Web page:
MANTECA -- As many a fisherman has said, you've got to see it to believe it.
Bass Pro Shops, a massive mecca for anglers, hunters and other outdoor enthusiasts, will open its Manteca store this evening.
It's the first Northern California outlet for the Missouri-based chain, and it's a whole new retail experience for the Northern San Joaquin Valley.
The 30-foot indoor waterfall is evidence of that. So are the hundreds of stuffed bears, deer and other game animals amid the dioramas of Half Dome, Muir Woods and other California landscapes.
"I love it, honestly I do," said Sandra Paddock of Oakdale, who helps manage women's and children's apparel. "The visual is incredible in here."
She talked Tuesday while dressing a mannequin in a T-shirt at the base of a giant Sequoia replica. All around the 120,000-square- foot store, employees and contractors worked steadily on the finishing touches -- putting price tags on the fishing tackle, polishing the chrome on the boats, hauling crates of elk antlers to be displayed.
The store employs 278 people, and it is looking for Christmas season help.
Jim Wilson of Manteca, who just returned from deer hunting and soon will set out for pheasant, plans to be at the grand opening. He has ordered goods from Bass Pro Shops and spent four hours in its Las Vegas store.
"I'm just glad to have them here in town," he said. "People are going to be coming from miles around."
The location, just south of Highway 120 at Union Road, is smack in the middle of recreational attractions -- the delta to the north, Sierra Nevada to the east, waterfowl refuges to the south, and bay and ocean to the west.
The region has a high number of Bass Pro catalog customers, as well as fishing and hunting license holders, company spokeswoman Katie Mitchell said.
She declined to say how much it spent to build and outfit the Manteca store. She did say the weak economy did not slow the project or the demand for the merchandise.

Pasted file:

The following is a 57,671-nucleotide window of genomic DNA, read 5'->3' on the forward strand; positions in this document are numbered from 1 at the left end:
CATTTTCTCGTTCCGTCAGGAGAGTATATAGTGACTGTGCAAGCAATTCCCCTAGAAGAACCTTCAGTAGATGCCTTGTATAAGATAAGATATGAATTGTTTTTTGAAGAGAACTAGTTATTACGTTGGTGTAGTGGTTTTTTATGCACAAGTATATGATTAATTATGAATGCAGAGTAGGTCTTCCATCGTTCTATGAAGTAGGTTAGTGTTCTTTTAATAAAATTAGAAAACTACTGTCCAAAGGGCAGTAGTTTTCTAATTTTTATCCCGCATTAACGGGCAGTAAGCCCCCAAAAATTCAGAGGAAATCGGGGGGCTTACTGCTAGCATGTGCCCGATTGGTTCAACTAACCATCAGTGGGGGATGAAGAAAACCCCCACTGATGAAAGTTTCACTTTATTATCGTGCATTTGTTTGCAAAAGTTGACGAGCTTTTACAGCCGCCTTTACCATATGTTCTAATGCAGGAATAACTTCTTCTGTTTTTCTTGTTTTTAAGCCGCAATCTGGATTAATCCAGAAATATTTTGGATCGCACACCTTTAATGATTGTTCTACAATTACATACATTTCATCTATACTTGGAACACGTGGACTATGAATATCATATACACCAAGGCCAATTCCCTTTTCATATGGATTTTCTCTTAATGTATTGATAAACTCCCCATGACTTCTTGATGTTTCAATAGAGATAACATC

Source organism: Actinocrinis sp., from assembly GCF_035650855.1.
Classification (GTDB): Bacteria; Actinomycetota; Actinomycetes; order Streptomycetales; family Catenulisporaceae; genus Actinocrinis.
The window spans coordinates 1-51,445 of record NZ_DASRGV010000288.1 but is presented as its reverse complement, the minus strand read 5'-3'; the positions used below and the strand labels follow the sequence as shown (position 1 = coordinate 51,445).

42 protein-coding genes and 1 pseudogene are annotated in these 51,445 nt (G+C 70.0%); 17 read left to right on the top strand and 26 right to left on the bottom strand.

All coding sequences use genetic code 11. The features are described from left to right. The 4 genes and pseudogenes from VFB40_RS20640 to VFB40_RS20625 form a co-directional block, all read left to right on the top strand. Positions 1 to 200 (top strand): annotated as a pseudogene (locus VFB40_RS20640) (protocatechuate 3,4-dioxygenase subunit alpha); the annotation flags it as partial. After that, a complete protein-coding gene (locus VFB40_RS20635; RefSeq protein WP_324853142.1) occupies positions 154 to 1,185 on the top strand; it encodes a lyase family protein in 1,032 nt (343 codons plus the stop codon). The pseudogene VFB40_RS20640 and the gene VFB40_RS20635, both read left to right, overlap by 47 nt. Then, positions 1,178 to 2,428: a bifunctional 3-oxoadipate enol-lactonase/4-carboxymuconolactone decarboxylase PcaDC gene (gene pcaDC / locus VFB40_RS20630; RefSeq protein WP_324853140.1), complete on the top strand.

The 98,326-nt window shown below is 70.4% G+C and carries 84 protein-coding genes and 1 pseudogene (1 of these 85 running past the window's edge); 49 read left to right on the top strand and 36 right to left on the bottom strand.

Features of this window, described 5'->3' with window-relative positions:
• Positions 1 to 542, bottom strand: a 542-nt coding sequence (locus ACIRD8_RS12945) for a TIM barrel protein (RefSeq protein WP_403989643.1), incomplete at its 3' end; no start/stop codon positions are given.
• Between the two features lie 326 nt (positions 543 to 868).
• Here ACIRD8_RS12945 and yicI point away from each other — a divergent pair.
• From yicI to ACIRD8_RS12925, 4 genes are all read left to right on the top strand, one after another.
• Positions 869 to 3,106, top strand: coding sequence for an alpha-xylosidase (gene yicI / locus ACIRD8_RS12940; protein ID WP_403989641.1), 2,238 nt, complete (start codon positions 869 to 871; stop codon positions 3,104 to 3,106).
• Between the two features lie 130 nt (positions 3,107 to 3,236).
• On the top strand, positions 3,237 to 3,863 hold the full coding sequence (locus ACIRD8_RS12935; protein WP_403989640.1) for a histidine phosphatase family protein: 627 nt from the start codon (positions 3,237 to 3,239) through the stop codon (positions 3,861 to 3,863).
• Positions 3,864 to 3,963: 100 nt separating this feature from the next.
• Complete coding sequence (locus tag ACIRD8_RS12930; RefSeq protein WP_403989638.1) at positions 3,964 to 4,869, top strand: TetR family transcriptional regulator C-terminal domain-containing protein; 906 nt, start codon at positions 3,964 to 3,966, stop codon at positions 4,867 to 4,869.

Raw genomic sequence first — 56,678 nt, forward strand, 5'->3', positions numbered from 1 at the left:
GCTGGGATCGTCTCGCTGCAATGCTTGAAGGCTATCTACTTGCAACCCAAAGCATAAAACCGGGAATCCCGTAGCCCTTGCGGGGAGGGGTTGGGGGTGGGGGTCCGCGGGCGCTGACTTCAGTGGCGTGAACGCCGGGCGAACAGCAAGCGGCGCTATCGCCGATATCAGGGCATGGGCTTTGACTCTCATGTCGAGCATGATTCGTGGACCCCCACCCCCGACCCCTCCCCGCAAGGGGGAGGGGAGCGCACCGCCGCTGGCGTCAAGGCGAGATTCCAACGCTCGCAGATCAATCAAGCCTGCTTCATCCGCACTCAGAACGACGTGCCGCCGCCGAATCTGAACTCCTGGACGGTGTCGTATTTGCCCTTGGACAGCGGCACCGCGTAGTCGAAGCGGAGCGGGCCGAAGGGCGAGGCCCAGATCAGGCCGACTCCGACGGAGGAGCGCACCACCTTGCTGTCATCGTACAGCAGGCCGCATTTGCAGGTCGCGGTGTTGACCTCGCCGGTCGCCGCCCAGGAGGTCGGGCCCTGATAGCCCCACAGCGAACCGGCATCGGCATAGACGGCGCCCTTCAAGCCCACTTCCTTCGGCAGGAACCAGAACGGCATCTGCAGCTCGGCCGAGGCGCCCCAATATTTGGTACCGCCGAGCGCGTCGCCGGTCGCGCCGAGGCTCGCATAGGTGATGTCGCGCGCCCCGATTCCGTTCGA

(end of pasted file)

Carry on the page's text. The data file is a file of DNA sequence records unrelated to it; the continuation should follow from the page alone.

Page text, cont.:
"It's very important for people to still take vacations and get away from everything," she said.
The stores have proved to be tourist spots, with visitors coming from as far as 250 miles away and spending two to four hours, Mitchell said.
About 700 tons of rock decorate the interior and exterior in Manteca. It provides perches for the stuffed game, which was obtained from previous owners rather than shot for the store, Mitchell said.
The builders used recycled logs to dress up many of the indoor pillars, and recycled barn wood inside and out.
Twenty species of California trout swim in a small, rocky pool. A pair of mannequin anglers cast lines in the shin-deep water. Nearby stands a stuffed grizzly bear, its gaze fixed on the women's wear department.
The waterfall, using recirculated water, ends in a 20,000-gallon aquarium that will be filled with trout, bass and other fish.
"When you come in here, you actually go outside," said Don Gambill, who flew from the Bass Pro outlet in Memphis, Tenn., to help set up the fishing department in Manteca.
The store could be strong competition for smaller retailers of outdoor gear, but they said they can survive with good customer service and the right products.
"Our prices are going to be the same or less, and a lot of people are going to be coming here to ask where the fish are biting," said Bill Holbrook of Escalon Bait & Tackle.
Back at Bass Pro, footwear department employee Teri Ruiz of Manteca marveled at the latest chapter in her retail career.
"In the last 20 years, I've helped open a Safe-way, a Save Mart, a Starbucks and a Thrifty Drugs," she said, "and none of them hold a candle to this amazing place."
Bee staff writer John Holland can be reached at firstname.lastname@example.org or 578-2385.